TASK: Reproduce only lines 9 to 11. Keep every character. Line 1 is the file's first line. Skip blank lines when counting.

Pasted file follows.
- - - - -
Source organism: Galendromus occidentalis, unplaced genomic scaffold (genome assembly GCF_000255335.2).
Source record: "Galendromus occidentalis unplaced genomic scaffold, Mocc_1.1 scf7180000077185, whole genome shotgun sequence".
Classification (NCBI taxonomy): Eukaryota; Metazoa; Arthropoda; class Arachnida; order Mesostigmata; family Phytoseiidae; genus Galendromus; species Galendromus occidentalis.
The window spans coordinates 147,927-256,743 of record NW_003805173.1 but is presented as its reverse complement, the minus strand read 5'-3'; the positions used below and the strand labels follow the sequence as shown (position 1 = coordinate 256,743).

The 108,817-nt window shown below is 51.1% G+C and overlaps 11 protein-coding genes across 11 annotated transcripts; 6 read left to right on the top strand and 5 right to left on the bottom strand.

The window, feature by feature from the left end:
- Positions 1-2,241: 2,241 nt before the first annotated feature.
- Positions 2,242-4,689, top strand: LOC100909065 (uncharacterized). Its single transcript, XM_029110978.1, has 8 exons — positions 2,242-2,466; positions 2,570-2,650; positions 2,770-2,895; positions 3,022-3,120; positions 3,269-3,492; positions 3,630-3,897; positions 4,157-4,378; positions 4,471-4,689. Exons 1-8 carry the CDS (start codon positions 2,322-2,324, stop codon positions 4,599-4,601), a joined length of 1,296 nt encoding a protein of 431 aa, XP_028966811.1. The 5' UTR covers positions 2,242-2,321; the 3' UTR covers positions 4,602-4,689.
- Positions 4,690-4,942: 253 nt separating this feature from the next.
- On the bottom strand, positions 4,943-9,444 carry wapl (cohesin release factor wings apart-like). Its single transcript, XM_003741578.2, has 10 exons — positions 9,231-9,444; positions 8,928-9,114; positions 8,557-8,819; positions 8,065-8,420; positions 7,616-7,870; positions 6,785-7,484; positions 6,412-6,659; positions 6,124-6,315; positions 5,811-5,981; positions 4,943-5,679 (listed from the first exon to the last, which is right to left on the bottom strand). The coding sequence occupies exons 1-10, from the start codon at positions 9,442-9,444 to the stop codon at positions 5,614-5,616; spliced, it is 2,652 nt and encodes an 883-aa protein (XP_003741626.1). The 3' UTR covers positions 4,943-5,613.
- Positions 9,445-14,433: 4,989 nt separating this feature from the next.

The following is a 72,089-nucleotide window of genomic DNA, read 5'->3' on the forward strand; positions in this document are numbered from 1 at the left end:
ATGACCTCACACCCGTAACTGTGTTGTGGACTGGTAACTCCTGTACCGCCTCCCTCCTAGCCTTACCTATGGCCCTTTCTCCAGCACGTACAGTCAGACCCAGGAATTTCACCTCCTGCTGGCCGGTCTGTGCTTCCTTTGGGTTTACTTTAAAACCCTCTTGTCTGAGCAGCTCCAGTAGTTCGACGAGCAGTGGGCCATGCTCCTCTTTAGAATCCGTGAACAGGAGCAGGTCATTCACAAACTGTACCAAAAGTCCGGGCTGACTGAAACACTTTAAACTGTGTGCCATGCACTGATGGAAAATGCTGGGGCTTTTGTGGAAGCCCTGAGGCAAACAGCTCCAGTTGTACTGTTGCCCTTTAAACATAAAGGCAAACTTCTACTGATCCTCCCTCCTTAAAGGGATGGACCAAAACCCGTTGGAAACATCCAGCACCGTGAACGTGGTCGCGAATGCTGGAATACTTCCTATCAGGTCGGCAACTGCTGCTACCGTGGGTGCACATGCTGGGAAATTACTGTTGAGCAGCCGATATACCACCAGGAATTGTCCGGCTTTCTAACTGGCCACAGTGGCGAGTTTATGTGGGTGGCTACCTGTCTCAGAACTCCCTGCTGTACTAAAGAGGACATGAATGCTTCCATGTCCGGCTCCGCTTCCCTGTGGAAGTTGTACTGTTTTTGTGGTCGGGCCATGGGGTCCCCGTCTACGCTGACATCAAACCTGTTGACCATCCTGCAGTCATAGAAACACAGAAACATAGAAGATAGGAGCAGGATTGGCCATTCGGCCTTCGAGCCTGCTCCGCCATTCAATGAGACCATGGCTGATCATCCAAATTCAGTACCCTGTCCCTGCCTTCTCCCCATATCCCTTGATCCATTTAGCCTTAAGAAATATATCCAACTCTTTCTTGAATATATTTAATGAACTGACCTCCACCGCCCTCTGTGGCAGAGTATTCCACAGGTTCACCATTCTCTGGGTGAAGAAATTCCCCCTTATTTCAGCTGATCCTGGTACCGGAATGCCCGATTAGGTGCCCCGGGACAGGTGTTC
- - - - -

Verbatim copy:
- Positions 4,690-4,942: 253 nt separating this feature from the next.
- On the bottom strand, positions 4,943-9,444 carry wapl (cohesin release factor wings apart-like). Its single transcript, XM_003741578.2, has 10 exons — positions 9,231-9,444; positions 8,928-9,114; positions 8,557-8,819; positions 8,065-8,420; positions 7,616-7,870; positions 6,785-7,484; positions 6,412-6,659; positions 6,124-6,315; positions 5,811-5,981; positions 4,943-5,679 (listed from the first exon to the last, which is right to left on the bottom strand). The coding sequence occupies exons 1-10, from the start codon at positions 9,442-9,444 to the stop codon at positions 5,614-5,616; spliced, it is 2,652 nt and encodes an 883-aa protein (XP_003741626.1). The 3' UTR covers positions 4,943-5,613.
- Positions 9,445-14,433: 4,989 nt separating this feature from the next.